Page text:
The Joy of Seeing

The Joy of Seeing

by Sydney Francis

I draw because I love the experience of really seeing something.  It is surprising to me the intricate shapes, colors and complexity of an object that I see through the lens of drawing.

I am talking about realistic drawing in this situation, in which you look at a photograph or an object from life, study it and record what you see.

Sydney Francis drawing in colored pencil the Century Plant

Sydney Francis drawing a detail preliminary drawing for the "Century Plant"

This type of drawing is a process of intimacy.  As you deeply look at something, it seems that you develop a connection with it and build a relationship with it.

I used drawing as a technique to develop a positive body image when I did my MFA thesis.  As I drew self-portraits, forcing myself to look carefully at every curve and blemish, I found that I saw beauty (beauty that I was not aware of before).  Drawing myself turned out to be a very powerful and effective process for improving my self-esteem.

Self-portrait by Sydney Francis, watercolor

"Autumn", a self-portrait by Sydney Francis

I know from 25 years of drawing and about 20 years of teaching drawing that drawing evokes an emotion that is love or akin to love.  This feeling of loving what you are seeing transpires as you look carefully at an object or a scene.  

Try drawing something that you perceive as ugly or that seems somewhat plain.  I think you will find a special joy and intimacy with the object after you have drawn it.

I subscribe to the Betty Edwards methodology when it comes to learning how to draw.  Betty Edwards wrote the very popular book, Drawing on the Right Side of the Brain.  I highly recommend this book for learning basic drawing skills.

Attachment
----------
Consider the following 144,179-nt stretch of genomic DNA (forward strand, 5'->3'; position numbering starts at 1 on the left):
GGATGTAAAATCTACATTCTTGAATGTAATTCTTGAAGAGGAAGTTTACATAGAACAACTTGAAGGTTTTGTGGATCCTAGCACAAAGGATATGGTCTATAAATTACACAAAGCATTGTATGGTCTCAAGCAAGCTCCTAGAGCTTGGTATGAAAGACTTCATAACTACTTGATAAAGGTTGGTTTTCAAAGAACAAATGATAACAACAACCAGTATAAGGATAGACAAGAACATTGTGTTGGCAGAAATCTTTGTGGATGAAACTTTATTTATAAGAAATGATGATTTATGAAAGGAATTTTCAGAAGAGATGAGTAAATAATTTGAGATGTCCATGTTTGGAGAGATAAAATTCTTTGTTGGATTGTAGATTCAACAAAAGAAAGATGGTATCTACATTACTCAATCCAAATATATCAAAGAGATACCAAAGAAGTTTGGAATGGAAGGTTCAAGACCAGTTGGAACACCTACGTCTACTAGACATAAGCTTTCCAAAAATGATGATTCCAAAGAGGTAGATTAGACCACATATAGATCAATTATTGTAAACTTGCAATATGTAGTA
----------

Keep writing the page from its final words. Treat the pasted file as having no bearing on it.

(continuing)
Edwards describes learning to draw as a process of developing your perceptual awareness of 5 components of the object being looked at:

The perception of edges, such as the contours of an object.

The perception of shapes, such as being able to see the negative shapes.

positive and negative shapes in the cactus by Sydney Francis

"Cactus Study" by Sydney Francis showing positive and negative shapes

The perception of relationships, such as proportion and perspective (the relative angles)

process image for Flagstaff Alley light box

Underdrawing for "Flagstaff Alley" Lightbox by Liquiterra

The perception of light and shadow, such as the relative values.

Camaro at Night by Scott Moore showing light and shadow

"Camaro" by Scott Moore showing light and shadow

And the perception of the whole all at once.


    On her website, Edwards describes drawing as the right brain’s version of reading.  The left brain (L-mode) learns the analytical task of reading. In contrast, the right brain (R-mode) learns the holistic task of drawing.

    When I first learned to draw, I found it uncomfortable to experience the shift from L-mode and R-mode.  In fact, for years I resisted drawing. But for the past month plus, as Scott and I have done the 30 day Art Every Day Challenge, I have found the shift quite enjoyable.

    In R-mode you will experience the sense of losing track of time; it feels like you mind slows down; this can be quite a relaxing and meditative practice.  Your mind will naturally slow down as you work to see all the detail and complexity that lay before you. There is an immense joy that comes from drawing an object and developing that intimate relationship with the thing seen.

    If you are interested in drawing classes or other fine art media, please let me know via email at  We offer a variety of classes and private lessons.  If you are in Flagstaff, please stop by our new Liquiterra Fine Art Studio located at 11 S. Mikes Pike, Flagstaff, AZ 86001.


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